Geography
Russian Geographical Society expedition to study New Siberian Islands
© Yaroslav Nikitin

Russian Geographical Society expedition to study New Siberian Islands

A comprehensive Russian Geographical Society expedition will be used to study the New Siberian Islands Archipelago in 2017, the SakhaNews information agency reported. Called "New Siberian Islands, a Russian Arctic Outpost: Polar Expeditions of Trailblazers, Scientists and Hunters," the expedition is a flagship project of the Russian Geographical Society's Yakutia regional division.

"The Society's regional board of trustees and the Head of Yakutia all support the idea. So, we are planning a comprehensive expedition to the New Siberian Islands. The grave of a man in a military uniform was found on the islands, and we would like to identify when he died," executive director of the division Dmitry Solovyov told the TASS news agency.

Last fall, Yakutia's Academy of Sciences received information about an unmarked Kotelny Island grave. The grave may contain the remains of a member of Eduard Toll's geological expedition that went missing in 1902. The expedition's base was in Nerpalakh Bay on the island's western coast.

Experts stopped studying the archipelago in the 1950s. Today, archeologists, permafrost experts and environmentalists all want to study the islands. "Hydrological, hydro-chemical, hydro-biological and geology research can be conducted on the islands to obtain new data on animal and plant life and permafrost layers, and evaluate the archipelago's geological history," Solovyov explained.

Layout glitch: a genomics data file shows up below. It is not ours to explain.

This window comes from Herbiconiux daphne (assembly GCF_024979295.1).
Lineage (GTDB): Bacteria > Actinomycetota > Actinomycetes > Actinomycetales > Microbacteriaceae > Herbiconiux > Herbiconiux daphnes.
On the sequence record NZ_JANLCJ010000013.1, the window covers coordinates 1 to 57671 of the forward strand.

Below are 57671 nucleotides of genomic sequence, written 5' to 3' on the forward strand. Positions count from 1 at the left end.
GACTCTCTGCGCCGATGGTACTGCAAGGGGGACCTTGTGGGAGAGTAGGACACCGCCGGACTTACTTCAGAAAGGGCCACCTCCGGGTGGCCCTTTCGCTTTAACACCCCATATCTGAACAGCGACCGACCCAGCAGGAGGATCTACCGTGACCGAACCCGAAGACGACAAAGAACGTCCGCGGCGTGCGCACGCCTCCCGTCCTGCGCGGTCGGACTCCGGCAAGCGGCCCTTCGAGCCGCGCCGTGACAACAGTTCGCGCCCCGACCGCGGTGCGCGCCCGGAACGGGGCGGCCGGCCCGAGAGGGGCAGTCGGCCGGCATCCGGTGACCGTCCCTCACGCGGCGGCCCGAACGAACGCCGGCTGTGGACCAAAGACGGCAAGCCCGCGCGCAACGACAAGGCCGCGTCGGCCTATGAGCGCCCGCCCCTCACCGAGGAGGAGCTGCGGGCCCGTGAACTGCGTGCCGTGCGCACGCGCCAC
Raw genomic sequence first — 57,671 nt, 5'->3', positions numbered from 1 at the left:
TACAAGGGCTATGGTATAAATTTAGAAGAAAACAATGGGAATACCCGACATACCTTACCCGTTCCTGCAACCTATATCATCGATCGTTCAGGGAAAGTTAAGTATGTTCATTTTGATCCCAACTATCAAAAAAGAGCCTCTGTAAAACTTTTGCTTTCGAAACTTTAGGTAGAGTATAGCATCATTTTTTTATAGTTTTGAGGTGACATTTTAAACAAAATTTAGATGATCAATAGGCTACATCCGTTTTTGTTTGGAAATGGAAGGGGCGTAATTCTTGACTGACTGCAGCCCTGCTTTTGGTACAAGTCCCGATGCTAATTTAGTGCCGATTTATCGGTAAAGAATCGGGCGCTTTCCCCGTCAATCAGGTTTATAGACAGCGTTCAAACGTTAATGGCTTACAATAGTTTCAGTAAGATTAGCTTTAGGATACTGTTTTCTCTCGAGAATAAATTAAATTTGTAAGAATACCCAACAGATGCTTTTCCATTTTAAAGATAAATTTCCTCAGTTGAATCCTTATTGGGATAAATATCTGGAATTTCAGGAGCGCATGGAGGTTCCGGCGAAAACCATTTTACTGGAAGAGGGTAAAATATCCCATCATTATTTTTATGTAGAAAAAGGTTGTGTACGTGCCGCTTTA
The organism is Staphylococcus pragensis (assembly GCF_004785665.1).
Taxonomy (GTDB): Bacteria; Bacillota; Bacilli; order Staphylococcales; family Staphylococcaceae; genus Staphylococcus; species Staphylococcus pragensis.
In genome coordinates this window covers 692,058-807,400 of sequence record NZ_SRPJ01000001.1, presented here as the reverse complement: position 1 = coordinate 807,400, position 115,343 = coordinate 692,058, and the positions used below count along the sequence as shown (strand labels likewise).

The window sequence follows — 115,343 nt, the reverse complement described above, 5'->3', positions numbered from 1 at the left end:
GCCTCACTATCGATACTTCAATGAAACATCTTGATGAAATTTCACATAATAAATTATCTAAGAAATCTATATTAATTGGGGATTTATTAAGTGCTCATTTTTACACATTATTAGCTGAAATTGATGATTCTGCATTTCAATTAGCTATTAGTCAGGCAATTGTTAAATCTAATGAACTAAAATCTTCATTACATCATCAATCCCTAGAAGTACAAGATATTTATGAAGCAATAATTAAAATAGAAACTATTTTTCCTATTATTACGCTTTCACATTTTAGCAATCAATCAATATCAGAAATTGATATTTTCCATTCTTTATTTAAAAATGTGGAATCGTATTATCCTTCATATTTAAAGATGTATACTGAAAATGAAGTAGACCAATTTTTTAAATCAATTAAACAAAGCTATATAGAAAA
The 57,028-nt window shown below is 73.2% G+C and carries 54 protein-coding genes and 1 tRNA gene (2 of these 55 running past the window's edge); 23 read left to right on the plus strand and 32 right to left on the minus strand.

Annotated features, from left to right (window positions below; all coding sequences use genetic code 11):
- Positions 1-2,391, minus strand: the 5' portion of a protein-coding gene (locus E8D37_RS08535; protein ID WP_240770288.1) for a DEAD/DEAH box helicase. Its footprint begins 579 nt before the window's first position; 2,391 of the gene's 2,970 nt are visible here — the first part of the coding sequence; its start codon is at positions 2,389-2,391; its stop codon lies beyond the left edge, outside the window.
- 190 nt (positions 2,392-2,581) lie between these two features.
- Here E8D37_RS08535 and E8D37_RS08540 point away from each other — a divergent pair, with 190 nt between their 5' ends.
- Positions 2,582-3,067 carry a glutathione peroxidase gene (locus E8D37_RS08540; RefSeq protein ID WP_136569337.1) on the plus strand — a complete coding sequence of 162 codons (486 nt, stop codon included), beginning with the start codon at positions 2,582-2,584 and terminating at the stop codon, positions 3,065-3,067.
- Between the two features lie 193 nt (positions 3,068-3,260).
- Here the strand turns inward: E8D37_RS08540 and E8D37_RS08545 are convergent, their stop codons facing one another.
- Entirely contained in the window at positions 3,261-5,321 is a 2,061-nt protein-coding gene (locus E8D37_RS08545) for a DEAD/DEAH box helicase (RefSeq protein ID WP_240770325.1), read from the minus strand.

The multistage expedition's members are to study Kotelny and Bolshoi Lyakhovsky Islands throughout 2017. The islands of Kotelny and Novaya Sibir, as well as the island of Benetta, are to be studied in 2018. In 2019, studies of the islands of Kotelny, Bolshoi Lyakhovsky and Novaya Sibir will continue, and research will also be conducted on Fadeyevsky Island.

Expedition members will also collect evidence that indicate that Cossacks and coastal indigenous ethnic groups might have visited the archipelago at earlier dates. Members of the new expedition will also build monuments to trailblazers and explorers who visited the archipelago before the October 1917 Bolshevik Revolution and during the Soviet period.